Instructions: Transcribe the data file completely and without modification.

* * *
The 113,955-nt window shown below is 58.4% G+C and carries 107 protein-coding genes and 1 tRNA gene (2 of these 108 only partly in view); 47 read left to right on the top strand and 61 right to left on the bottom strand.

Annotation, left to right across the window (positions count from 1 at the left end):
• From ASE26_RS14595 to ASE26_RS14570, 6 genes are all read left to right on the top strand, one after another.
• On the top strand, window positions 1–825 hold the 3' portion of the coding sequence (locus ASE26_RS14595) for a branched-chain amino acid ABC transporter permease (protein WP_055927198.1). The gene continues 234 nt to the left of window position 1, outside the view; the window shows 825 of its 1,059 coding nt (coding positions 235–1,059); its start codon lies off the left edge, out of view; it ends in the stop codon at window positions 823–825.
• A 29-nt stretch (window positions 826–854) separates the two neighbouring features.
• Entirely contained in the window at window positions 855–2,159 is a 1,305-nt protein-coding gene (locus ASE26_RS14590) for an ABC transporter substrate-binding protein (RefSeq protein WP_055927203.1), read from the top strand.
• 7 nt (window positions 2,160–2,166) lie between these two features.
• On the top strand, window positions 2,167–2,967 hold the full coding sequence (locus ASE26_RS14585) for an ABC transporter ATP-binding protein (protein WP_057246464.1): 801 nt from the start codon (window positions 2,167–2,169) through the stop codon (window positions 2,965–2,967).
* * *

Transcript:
The 113,955-nt window shown below is 58.4% G+C and carries 107 protein-coding genes and 1 tRNA gene (2 of these 108 only partly in view); 47 read left to right on the top strand and 61 right to left on the bottom strand.

Annotation, left to right across the window (positions count from 1 at the left end):
• From ASE26_RS14595 to ASE26_RS14570, 6 genes are all read left to right on the top strand, one after another.
• On the top strand, window positions 1–825 hold the 3' portion of the coding sequence (locus ASE26_RS14595) for a branched-chain amino acid ABC transporter permease (protein WP_055927198.1). The gene continues 234 nt to the left of window position 1, outside the view; the window shows 825 of its 1,059 coding nt (coding positions 235–1,059); its start codon lies off the left edge, out of view; it ends in the stop codon at window positions 823–825.
• A 29-nt stretch (window positions 826–854) separates the two neighbouring features.
• Entirely contained in the window at window positions 855–2,159 is a 1,305-nt protein-coding gene (locus ASE26_RS14590) for an ABC transporter substrate-binding protein (RefSeq protein WP_055927203.1), read from the top strand.
• 7 nt (window positions 2,160–2,166) lie between these two features.
• On the top strand, window positions 2,167–2,967 hold the full coding sequence (locus ASE26_RS14585) for an ABC transporter ATP-binding protein (protein WP_057246464.1): 801 nt from the start codon (window positions 2,167–2,169) through the stop codon (window positions 2,965–2,967).